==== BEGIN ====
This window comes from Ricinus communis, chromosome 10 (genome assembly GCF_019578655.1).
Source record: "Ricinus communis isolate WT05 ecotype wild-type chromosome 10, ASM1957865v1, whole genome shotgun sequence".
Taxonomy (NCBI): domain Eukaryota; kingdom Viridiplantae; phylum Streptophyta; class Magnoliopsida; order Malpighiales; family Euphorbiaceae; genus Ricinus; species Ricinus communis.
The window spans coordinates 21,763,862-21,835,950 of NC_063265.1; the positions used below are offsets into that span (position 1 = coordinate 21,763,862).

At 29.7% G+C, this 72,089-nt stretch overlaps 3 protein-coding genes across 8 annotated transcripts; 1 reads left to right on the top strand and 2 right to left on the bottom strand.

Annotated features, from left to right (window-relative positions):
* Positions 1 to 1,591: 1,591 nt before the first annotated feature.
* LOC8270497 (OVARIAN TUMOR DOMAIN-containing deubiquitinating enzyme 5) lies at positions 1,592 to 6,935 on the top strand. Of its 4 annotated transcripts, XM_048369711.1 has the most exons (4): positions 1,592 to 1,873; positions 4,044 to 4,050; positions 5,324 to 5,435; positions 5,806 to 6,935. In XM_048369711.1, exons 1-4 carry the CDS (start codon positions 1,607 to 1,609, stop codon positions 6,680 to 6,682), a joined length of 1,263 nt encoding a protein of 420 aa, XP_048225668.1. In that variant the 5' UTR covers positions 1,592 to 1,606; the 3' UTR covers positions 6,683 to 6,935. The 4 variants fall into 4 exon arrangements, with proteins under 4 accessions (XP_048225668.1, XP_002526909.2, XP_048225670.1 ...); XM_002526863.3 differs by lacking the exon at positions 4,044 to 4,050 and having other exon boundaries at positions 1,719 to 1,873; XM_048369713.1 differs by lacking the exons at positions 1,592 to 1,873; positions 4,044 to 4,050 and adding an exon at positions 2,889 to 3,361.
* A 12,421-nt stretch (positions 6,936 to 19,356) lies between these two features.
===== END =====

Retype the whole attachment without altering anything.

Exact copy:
This window comes from Ricinus communis, chromosome 10 (genome assembly GCF_019578655.1).
Source record: "Ricinus communis isolate WT05 ecotype wild-type chromosome 10, ASM1957865v1, whole genome shotgun sequence".
Taxonomy (NCBI): domain Eukaryota; kingdom Viridiplantae; phylum Streptophyta; class Magnoliopsida; order Malpighiales; family Euphorbiaceae; genus Ricinus; species Ricinus communis.
The window spans coordinates 21,763,862-21,835,950 of NC_063265.1; the positions used below are offsets into that span (position 1 = coordinate 21,763,862).

At 29.7% G+C, this 72,089-nt stretch overlaps 3 protein-coding genes across 8 annotated transcripts; 1 reads left to right on the top strand and 2 right to left on the bottom strand.

Annotated features, from left to right (window-relative positions):
* Positions 1 to 1,591: 1,591 nt before the first annotated feature.
* LOC8270497 (OVARIAN TUMOR DOMAIN-containing deubiquitinating enzyme 5) lies at positions 1,592 to 6,935 on the top strand. Of its 4 annotated transcripts, XM_048369711.1 has the most exons (4): positions 1,592 to 1,873; positions 4,044 to 4,050; positions 5,324 to 5,435; positions 5,806 to 6,935. In XM_048369711.1, exons 1-4 carry the CDS (start codon positions 1,607 to 1,609, stop codon positions 6,680 to 6,682), a joined length of 1,263 nt encoding a protein of 420 aa, XP_048225668.1. In that variant the 5' UTR covers positions 1,592 to 1,606; the 3' UTR covers positions 6,683 to 6,935. The 4 variants fall into 4 exon arrangements, with proteins under 4 accessions (XP_048225668.1, XP_002526909.2, XP_048225670.1 ...); XM_002526863.3 differs by lacking the exon at positions 4,044 to 4,050 and having other exon boundaries at positions 1,719 to 1,873; XM_048369713.1 differs by lacking the exons at positions 1,592 to 1,873; positions 4,044 to 4,050 and adding an exon at positions 2,889 to 3,361.
* A 12,421-nt stretch (positions 6,936 to 19,356) lies between these two features.